It's hosted by political economist and Rhodes Center Director Mark Blyt. Mark had economist and Brown professor John Friedman on the show to talk about the recent twists and turns of our economy, as a pandemic continues to loosen its grip on our lives without quite letting go. They cover a bunch of topics, income inequality, inflation, the role of the Fed and how politics affects economic policy, to name a few. But they started with that pesky new word, Bidenomics, here's Mark.

MARK BLYT: Welcome John, lovely to see you again.

JOHN FRIEDMAN: Thanks, so much for having me on again Mark, it's always great to be with you.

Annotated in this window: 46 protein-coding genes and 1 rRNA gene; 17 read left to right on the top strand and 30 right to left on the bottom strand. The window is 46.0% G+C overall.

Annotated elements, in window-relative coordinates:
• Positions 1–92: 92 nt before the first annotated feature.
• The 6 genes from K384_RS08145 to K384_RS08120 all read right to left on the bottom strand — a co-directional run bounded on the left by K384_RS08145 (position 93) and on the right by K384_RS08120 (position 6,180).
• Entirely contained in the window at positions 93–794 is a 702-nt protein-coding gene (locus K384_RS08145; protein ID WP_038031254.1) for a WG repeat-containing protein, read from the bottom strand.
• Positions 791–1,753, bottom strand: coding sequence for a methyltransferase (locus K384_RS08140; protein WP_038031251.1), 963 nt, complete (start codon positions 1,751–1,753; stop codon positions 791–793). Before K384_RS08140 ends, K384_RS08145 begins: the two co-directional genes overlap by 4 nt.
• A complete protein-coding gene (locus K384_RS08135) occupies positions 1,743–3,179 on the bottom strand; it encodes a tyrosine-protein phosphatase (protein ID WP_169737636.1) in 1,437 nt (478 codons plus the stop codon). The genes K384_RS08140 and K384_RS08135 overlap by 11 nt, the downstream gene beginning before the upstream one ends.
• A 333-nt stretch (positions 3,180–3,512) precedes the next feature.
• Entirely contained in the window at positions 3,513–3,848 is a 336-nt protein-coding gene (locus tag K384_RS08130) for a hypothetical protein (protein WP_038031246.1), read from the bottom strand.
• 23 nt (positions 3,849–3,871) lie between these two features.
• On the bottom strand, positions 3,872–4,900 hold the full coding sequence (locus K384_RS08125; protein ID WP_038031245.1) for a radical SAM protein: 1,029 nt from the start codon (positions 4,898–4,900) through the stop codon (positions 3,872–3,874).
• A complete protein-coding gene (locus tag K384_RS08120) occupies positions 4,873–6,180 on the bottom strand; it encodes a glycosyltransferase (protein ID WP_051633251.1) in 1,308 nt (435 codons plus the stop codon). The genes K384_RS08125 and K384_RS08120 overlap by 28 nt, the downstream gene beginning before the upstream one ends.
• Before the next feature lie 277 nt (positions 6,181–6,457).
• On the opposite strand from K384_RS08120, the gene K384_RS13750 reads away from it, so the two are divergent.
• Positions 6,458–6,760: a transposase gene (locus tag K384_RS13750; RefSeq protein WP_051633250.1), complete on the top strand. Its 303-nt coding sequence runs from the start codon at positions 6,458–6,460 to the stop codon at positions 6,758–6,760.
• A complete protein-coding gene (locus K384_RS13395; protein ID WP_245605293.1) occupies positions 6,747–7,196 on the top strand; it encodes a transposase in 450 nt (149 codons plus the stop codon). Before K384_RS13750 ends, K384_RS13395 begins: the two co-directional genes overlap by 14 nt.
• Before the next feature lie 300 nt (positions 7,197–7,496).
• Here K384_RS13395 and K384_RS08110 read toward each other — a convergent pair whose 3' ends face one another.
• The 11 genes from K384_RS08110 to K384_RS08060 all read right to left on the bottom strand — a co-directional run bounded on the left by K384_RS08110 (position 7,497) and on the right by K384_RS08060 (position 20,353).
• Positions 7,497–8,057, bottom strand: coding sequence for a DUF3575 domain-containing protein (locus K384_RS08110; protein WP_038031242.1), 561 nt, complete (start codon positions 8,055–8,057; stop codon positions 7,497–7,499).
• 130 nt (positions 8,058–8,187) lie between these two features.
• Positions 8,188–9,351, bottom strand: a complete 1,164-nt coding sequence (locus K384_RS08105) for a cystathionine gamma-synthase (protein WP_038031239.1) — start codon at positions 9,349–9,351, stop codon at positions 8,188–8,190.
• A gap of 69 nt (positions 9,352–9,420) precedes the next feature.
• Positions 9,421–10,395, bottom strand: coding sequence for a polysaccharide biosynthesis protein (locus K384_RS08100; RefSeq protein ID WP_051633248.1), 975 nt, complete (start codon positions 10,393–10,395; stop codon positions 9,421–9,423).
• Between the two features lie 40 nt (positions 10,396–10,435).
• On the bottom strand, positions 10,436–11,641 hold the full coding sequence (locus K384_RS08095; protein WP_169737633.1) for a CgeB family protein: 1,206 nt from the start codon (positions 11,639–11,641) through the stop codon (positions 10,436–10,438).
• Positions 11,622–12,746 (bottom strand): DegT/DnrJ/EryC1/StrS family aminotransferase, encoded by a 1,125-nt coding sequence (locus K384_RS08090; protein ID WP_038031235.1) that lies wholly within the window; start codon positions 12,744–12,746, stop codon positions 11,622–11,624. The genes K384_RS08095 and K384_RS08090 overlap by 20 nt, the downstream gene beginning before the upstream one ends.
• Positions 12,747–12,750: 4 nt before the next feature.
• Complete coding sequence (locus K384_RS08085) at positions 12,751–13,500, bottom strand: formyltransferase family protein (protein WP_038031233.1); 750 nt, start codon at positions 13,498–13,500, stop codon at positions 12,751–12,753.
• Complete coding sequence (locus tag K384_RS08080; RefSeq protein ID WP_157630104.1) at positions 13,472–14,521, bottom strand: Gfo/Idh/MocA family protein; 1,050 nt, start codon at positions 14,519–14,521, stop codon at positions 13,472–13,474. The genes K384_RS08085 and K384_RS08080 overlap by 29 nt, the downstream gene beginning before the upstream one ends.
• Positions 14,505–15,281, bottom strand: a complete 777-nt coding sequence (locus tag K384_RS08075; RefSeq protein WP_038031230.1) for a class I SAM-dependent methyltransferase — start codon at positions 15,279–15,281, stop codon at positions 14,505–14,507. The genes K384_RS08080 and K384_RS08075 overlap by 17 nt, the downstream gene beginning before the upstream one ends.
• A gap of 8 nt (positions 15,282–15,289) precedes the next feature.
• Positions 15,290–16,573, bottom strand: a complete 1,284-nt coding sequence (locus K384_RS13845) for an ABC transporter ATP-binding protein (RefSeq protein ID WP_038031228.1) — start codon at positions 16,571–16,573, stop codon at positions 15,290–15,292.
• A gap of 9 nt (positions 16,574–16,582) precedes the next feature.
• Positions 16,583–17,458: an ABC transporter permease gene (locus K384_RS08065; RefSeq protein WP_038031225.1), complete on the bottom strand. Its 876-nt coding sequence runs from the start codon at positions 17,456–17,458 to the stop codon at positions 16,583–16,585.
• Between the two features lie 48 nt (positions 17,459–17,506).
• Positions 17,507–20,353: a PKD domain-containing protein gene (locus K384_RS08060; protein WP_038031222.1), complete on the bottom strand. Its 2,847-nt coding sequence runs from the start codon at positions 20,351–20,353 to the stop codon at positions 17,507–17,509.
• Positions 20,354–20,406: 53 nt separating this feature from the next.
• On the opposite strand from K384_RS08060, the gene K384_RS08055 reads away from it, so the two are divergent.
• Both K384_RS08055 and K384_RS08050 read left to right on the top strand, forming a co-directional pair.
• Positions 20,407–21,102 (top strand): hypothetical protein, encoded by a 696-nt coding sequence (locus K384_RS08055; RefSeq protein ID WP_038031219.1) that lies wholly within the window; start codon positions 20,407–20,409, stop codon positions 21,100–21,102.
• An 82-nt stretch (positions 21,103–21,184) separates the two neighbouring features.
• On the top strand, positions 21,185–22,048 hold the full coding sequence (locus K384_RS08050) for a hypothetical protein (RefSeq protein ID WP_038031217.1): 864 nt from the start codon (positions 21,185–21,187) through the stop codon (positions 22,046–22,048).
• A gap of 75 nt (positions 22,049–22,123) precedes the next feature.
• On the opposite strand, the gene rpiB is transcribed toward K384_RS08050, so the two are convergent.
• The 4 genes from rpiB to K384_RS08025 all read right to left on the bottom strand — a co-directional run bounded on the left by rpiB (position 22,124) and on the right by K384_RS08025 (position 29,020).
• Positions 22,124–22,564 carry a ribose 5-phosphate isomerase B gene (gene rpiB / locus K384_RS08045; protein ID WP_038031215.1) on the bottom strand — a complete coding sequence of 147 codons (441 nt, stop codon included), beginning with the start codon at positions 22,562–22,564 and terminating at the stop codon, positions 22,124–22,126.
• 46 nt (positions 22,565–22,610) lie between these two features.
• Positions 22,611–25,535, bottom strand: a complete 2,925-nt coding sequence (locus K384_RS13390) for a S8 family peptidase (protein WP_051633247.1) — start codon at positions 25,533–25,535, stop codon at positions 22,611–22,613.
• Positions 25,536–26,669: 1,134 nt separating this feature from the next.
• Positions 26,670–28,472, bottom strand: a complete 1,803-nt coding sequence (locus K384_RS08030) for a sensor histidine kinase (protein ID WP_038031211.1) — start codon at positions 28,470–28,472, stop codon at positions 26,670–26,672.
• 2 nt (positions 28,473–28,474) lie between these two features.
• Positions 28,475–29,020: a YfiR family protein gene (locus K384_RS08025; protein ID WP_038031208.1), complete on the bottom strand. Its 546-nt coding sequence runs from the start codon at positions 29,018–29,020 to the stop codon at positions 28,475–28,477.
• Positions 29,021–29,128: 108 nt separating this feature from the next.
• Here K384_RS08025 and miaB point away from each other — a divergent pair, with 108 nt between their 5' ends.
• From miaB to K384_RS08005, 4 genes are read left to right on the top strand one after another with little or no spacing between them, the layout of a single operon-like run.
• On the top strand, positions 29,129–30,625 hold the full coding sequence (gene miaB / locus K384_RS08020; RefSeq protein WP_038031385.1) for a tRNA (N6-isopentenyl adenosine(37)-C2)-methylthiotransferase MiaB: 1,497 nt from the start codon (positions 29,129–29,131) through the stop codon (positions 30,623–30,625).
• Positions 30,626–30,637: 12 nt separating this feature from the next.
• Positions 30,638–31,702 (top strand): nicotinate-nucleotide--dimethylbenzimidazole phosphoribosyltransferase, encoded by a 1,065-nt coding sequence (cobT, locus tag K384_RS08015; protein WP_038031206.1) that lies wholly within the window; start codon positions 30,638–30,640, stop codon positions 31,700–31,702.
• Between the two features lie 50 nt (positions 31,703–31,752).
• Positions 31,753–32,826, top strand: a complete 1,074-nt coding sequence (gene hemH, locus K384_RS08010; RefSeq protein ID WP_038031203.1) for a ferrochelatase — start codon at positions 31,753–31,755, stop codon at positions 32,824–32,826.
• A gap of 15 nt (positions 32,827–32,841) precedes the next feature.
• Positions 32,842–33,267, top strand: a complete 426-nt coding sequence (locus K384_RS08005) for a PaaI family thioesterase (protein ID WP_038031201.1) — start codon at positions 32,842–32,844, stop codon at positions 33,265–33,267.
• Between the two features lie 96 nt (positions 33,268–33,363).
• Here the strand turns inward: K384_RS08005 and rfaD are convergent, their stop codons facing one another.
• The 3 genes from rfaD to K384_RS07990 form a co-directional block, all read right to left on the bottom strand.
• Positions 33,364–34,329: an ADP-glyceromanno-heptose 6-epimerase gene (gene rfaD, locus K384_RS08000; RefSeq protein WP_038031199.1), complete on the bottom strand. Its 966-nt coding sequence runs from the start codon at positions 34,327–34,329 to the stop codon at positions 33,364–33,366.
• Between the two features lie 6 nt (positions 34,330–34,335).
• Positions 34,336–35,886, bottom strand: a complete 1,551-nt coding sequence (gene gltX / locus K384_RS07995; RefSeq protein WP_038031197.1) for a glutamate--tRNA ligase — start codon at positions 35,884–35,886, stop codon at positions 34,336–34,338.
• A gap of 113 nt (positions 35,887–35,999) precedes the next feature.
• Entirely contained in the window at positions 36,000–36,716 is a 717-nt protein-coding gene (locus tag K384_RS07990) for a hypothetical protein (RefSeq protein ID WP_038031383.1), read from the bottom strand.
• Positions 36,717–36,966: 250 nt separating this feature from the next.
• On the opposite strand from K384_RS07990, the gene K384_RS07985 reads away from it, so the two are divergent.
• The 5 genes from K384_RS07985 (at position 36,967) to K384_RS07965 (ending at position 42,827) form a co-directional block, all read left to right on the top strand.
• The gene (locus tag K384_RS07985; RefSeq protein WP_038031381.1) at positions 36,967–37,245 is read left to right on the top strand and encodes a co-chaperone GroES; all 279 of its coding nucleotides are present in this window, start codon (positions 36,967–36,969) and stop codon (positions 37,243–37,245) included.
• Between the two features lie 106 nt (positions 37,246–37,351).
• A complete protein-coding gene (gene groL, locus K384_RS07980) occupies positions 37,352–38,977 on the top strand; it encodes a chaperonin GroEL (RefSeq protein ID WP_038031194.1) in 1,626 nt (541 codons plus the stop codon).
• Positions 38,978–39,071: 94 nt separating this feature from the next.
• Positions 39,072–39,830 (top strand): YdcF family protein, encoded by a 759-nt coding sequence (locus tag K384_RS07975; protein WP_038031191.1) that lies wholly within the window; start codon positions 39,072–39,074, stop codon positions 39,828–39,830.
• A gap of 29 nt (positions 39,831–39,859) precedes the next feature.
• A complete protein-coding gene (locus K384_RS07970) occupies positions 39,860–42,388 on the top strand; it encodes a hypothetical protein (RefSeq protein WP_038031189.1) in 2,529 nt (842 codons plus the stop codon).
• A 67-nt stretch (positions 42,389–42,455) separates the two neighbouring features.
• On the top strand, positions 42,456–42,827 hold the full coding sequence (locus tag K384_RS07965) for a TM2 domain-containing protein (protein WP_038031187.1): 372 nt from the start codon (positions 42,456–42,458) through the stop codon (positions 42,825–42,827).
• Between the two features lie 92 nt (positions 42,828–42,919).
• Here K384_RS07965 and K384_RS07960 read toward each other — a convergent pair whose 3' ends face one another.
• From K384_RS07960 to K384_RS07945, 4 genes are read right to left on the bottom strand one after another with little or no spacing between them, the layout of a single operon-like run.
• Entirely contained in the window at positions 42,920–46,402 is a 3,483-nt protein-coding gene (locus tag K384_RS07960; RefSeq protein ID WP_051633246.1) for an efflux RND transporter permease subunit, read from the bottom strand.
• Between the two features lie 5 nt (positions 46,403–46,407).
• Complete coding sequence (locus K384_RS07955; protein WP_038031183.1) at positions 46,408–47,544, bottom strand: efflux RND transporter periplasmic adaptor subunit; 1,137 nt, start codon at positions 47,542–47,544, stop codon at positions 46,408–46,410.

MARK BLYT: So let's get started with this one. I sent you a piece from the Financial Times, they have a newsletter that's done by a chap called Martin Sandbu, and he was talking about this thing called Bidenomics. And his basic thing here is he thinks this is quite a shift, this isn't business as usual, this isn't even Democrats spend a little bit more than Republicans. This is a different way of thinking about the economy.

And the argument seems to be, at least in Sandbu's reading of it, and other people's reading of it, is that there's a new way of thinking about the economy now, that we can more fundamentally change, if you will, the growth trajectory of the whole economy. How much productivity we can produce et cetera, can actually be augmented by high levels of government spending.